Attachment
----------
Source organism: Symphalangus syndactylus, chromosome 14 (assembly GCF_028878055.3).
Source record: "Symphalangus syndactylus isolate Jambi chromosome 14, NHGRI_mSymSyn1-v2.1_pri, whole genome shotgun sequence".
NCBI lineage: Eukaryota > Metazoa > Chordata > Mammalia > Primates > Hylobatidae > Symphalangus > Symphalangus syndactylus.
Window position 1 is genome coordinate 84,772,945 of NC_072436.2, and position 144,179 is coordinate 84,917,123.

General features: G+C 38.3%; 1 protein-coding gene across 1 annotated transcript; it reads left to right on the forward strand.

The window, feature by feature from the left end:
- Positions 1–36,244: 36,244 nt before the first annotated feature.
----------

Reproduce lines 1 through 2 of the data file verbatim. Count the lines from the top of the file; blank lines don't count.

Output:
Source organism: Symphalangus syndactylus, chromosome 14 (assembly GCF_028878055.3).
Source record: "Symphalangus syndactylus isolate Jambi chromosome 14, NHGRI_mSymSyn1-v2.1_pri, whole genome shotgun sequence".